Cables can also be tied to the mesh system as tie wraps can be fitted with ease from below the installation. The weight of the mesh system and its simple jointing characteristics also leads to a reduction in installation time and allows for quick and easy removal for maintenance or replacing sections.
"It can take up to half the time to install the wire mesh than the solid trays," says Widegren. "And you use less staff to install them, which results in increased profits and productivity. The solid tray may be cheaper to buy upfront, but it's false economy because it requires more time to install and more operatives to do it. The cost of installing a cable system into a building is high, but the cost of the equipment in comparison is relatively low. It's great if you can cut this by reducing the man-hours."
At the moment the wire mesh system is proving popular in the Middle East food production industry due to hygiene issues. "There are a lot of hygiene issues in food manufacture and you have to wash down the trays every day," explains Subzwari. "With the solid bottom trays there is too much water sitting there once you've finished cleaning it, whereas with the mesh it just drips down. Also it is more difficult for vermin to manifest themselves in the mesh system. This is why the mesh system is also proving to be a popular choice in hospitals."
According to Puthen Veettil an important issue to think about when installing cable support systems is heat exchange. This is especially important in hot desert regions like the Middle East. "The metal trays can get very hot," he says. "With the wire mesh system you have less transfer of heat as there is less metal." As a result, smaller and more efficient cables can be used.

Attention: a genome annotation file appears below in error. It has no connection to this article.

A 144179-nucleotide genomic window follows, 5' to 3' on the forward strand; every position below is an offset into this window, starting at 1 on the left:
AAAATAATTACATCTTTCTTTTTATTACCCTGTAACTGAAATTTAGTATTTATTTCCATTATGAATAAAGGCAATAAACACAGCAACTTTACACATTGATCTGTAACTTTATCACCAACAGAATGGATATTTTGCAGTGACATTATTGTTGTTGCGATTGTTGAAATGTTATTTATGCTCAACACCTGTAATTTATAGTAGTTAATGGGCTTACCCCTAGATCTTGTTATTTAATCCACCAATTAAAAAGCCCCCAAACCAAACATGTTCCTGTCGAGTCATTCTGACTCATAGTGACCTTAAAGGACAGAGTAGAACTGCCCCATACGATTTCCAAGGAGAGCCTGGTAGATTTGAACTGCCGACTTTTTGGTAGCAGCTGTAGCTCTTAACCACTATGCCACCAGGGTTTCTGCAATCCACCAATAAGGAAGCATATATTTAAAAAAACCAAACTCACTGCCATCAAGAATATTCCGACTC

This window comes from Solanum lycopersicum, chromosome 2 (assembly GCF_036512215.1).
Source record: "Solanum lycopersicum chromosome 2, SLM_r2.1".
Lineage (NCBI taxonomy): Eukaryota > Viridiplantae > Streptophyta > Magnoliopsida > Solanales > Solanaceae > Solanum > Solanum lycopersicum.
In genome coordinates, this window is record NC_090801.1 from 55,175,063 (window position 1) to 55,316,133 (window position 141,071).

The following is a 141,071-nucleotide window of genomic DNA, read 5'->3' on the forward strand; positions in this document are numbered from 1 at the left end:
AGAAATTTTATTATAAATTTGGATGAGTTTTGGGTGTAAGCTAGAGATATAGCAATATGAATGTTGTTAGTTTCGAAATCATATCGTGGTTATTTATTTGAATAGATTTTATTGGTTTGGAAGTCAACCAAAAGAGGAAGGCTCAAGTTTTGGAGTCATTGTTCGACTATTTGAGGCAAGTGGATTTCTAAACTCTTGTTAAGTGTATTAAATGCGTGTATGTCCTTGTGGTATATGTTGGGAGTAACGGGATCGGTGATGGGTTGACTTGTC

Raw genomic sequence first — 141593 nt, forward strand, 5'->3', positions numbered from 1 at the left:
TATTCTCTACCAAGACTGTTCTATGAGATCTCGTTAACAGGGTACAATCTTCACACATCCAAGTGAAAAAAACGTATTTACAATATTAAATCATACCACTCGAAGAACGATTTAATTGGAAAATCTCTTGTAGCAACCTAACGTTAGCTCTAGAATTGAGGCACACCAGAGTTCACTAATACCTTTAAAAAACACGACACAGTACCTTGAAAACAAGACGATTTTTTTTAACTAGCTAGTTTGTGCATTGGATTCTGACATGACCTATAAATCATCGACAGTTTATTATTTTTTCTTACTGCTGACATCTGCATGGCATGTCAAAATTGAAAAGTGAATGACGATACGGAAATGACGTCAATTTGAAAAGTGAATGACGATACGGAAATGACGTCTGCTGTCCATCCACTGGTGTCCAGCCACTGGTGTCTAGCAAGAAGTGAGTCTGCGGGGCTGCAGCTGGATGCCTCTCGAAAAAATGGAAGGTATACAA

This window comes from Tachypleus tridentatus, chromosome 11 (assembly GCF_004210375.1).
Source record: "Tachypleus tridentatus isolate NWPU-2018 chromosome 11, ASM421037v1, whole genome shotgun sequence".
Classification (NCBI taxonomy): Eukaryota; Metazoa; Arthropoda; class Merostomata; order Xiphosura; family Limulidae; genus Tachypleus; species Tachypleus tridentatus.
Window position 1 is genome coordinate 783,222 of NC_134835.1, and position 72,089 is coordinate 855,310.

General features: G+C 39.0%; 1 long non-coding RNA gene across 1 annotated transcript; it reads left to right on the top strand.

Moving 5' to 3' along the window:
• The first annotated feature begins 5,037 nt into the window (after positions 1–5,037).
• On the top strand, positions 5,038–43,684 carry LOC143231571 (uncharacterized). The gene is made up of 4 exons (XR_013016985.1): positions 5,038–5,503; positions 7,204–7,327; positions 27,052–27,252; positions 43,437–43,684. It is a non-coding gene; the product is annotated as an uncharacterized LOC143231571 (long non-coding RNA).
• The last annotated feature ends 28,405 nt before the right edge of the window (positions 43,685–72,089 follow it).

The problem of electromagnetic interference from power cables reducing the performance of data cables is another issue that should come to mind when installing cable trays. Using a wire mesh system with low-impedance couplings and a continuous metallic divider lessens the interference and reduces the distance of separation needed between the cables.
The only major disadvantage Subzwari can see in using the wire mesh system is its lack of physical protection. "When running a cable on a tray some people want it to be protected on all sides, so that the cables are more protected from possible puncture. Clearly you don't get this with the wire system," he says.
It seems that the cheaper upfront cost of the solid cable tray is still proving to be a more attractive option in the Middle East, with many players in the construction business using it in preference to the wire mesh variety. At present the wire mesh is being used primarily to support data cables and very little else. "We need to change people's perceptions of wire mesh cable trays," says Subzwari. "If something is working well then people don't like to change, but they must realise that they can gain so much, most notably in the way of cost and time savings."